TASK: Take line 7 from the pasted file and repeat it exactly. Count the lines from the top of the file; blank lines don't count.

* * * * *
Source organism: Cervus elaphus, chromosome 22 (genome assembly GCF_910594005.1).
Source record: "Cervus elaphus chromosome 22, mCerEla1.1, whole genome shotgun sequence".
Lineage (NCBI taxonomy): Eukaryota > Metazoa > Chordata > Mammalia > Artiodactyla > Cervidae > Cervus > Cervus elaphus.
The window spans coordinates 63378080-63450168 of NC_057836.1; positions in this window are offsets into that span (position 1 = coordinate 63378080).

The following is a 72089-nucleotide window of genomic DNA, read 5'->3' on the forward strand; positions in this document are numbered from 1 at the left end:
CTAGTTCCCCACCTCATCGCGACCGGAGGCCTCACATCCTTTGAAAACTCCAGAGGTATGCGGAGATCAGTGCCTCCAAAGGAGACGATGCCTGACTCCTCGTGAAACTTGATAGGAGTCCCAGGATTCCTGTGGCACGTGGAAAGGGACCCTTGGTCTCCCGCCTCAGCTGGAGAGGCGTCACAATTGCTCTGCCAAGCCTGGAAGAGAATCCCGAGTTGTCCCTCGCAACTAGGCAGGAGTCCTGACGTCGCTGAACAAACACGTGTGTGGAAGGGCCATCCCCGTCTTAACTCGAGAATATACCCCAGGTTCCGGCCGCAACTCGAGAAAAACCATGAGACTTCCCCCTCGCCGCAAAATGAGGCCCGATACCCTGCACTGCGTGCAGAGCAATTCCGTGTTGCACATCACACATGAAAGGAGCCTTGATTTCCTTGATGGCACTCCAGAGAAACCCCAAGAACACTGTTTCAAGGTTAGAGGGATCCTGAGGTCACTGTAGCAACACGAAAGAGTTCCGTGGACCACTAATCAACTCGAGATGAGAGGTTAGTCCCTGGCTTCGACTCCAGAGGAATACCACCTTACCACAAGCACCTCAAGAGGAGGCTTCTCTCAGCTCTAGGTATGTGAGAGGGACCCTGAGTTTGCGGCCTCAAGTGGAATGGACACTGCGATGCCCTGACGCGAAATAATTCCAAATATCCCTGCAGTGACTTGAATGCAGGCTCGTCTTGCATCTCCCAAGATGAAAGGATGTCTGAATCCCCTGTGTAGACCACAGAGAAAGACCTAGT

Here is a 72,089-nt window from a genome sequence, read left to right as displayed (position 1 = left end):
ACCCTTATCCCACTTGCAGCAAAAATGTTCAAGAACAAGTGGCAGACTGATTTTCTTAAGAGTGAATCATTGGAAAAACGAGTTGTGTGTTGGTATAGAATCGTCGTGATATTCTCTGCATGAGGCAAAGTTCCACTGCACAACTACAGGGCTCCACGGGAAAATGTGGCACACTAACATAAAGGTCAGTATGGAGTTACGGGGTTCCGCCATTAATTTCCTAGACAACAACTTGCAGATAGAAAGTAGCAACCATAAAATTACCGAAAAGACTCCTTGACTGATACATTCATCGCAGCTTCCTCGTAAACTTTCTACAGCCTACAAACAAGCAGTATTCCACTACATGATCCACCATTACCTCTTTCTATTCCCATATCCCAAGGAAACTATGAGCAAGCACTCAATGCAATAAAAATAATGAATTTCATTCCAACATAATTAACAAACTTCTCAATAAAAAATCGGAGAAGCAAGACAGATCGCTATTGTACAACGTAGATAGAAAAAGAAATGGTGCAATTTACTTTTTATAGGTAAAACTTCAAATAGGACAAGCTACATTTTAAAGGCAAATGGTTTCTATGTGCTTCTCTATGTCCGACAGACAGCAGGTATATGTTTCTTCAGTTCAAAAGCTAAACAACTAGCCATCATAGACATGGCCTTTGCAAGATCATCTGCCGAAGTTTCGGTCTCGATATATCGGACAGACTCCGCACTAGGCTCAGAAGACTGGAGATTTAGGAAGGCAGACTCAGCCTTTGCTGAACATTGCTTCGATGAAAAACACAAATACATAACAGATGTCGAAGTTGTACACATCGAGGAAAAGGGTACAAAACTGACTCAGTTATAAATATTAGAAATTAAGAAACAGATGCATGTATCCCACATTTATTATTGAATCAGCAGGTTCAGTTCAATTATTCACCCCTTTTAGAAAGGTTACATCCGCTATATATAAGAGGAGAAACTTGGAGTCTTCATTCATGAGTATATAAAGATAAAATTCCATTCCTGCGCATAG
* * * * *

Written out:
Here is a 72,089-nt window from a genome sequence, read left to right as displayed (position 1 = left end):